Dr Jason Furtado
Associate Professor, University of Oklahoma School of Meteorology
Dr Jason Furtado is Associate Professor and the Carlisle & Lurline Mabrey Presidential Professor at the University of Oklahoma School Meteorology. Dr Furtado has a Ph.D. in Earth and Atmospheric Sciences from Georgia Institute of Technology and has conducted significant research into seasonal forecasts and climate change studies. His research interests have been focused in the areas of decadal-scale projections of climate/climate trends and in providing quantitative and qualitative information for stakeholders (resource managers, city planners, general public) for better preparedness of extreme weather and future climate change.
Navigating Climate Change Risks Through Cutting Edge Training & Device Technologies
Climate change has arrived.
Rapidly changing technologies on the horizon can shape air travel safety in a variety of ways. New technologies in the cockpit, crew resourcing improvement, and certification processes all factor into the safety equation of air travel.
Yet, while the rest of the world is preparing for climate changed induced risks, is crew training and preparations keeping up with these increased risks? How does our industry measure climate change risks and ensure our training programs and devices lead the climate change fleet?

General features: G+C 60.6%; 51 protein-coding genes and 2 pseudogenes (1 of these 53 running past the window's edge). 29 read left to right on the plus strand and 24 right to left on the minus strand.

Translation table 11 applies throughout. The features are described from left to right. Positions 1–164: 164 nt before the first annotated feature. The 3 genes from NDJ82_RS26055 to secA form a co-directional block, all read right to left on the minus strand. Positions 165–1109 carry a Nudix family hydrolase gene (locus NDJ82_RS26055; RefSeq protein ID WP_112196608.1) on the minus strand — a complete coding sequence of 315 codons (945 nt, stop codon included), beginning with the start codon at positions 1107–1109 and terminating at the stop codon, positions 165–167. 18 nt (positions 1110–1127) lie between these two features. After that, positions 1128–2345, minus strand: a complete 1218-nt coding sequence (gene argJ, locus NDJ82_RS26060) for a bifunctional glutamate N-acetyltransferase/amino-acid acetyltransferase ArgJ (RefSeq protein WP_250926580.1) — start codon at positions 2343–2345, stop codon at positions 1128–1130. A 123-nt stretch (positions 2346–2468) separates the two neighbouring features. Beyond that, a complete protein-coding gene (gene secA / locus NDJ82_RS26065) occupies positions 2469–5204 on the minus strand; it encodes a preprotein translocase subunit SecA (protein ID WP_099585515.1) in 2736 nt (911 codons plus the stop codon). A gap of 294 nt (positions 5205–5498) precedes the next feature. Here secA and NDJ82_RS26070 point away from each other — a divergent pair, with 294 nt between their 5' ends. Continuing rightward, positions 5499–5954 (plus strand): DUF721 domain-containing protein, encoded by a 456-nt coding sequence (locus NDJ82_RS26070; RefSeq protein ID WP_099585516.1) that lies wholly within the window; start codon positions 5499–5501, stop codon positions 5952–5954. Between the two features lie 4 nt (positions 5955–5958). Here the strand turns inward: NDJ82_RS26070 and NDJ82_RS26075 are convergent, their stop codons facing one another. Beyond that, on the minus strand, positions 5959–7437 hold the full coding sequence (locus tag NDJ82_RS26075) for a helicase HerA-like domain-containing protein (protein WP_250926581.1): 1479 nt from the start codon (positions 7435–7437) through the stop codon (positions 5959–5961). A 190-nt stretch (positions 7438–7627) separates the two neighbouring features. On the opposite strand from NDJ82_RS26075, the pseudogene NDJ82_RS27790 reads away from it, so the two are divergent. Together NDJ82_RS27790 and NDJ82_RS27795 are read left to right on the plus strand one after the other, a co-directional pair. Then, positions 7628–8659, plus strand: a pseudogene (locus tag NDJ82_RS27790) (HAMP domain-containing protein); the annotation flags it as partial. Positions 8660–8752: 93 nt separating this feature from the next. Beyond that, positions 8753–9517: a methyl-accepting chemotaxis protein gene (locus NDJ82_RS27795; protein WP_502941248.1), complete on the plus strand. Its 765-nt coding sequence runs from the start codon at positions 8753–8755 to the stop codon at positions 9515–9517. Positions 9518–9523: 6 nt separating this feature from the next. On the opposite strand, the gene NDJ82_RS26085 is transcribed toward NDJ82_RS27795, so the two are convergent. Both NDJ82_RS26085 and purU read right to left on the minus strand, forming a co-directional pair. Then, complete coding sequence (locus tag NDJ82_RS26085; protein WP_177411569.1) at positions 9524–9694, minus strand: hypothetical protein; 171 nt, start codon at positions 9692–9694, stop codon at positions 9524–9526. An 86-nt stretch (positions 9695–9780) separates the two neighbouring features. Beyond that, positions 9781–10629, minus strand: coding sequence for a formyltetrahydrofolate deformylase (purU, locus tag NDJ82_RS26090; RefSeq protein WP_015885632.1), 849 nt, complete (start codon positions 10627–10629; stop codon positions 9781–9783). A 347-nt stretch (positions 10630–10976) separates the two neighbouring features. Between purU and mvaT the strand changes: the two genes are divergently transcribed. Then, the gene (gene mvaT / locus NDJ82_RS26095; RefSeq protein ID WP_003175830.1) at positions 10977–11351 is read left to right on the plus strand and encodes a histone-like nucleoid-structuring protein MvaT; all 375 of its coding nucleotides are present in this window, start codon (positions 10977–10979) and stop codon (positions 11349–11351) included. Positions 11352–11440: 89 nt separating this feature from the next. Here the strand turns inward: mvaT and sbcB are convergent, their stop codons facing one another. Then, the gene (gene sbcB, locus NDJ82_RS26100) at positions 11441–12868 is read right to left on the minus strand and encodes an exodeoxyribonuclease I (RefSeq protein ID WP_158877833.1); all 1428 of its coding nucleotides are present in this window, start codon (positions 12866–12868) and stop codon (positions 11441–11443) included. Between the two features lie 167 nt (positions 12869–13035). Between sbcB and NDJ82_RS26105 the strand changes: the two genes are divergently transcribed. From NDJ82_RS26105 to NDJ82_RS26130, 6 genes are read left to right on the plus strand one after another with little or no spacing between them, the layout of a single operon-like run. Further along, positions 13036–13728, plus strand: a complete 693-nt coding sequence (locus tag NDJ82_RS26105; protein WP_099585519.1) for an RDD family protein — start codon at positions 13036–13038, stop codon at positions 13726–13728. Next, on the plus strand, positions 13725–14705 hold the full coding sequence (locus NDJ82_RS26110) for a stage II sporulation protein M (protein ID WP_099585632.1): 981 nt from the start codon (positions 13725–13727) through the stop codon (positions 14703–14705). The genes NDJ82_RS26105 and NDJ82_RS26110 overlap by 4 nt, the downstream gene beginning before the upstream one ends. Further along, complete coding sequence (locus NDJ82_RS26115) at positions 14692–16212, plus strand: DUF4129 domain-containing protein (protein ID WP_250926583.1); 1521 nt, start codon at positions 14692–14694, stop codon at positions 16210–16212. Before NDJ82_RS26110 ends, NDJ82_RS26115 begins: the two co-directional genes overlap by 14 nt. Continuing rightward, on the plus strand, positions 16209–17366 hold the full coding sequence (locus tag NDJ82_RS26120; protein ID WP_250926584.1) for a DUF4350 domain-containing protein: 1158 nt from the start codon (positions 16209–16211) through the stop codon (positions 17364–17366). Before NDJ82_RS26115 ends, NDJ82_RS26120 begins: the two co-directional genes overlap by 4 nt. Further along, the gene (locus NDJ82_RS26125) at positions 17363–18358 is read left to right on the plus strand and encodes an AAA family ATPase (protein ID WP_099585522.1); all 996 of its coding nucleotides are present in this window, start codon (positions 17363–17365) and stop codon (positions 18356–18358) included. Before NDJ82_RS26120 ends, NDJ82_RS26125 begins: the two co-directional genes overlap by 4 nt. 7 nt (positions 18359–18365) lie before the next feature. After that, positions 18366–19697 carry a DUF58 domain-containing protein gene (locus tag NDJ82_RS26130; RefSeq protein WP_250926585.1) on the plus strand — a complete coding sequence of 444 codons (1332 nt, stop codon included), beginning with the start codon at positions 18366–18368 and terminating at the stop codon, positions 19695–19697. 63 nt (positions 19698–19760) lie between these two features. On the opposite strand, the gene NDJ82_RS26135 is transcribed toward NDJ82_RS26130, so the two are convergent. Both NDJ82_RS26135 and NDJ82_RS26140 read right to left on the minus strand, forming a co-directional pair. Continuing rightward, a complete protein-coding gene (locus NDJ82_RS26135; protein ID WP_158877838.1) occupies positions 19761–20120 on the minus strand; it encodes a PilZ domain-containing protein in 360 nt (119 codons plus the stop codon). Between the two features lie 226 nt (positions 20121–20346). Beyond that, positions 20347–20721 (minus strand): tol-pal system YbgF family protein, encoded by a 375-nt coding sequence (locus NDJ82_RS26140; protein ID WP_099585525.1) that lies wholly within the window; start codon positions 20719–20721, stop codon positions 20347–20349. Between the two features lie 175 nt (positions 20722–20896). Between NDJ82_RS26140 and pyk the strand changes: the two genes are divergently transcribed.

Everyday our industry is seeing the effects of climate change and how they affect air travel worldwide. Large data and technology improvements allow for increased model forecasting within the meteorological industry. What climate change models should be used and what risks deduced to address immediate and long-term risks in our industry?
Econometric and statistical forecasting methods offer great tools to recognizing the valuation of a process or product change. Merging both air safety statistics and climate change forecasts into an active safety model is imperative to maintain a strong safety program.
FlightSafety, Frasca International, and academic institutions are teaming up to understand the effects of climate change and how they pertain to crew training and safety. This corporate sponsored working group has built statistical models around historical climate-induced accidents and have been completing hypothetical models on what the future of training devices looks like to maintain and increase safety levels posed to air travel in a climate-changing environment.
This working team will share climate change modeling forecasts and what is being done to drive safety improvements into leading edge courseware improvements, flight training devices (FTDs)/Level D simulation devices, and modeling improvements within our training programs.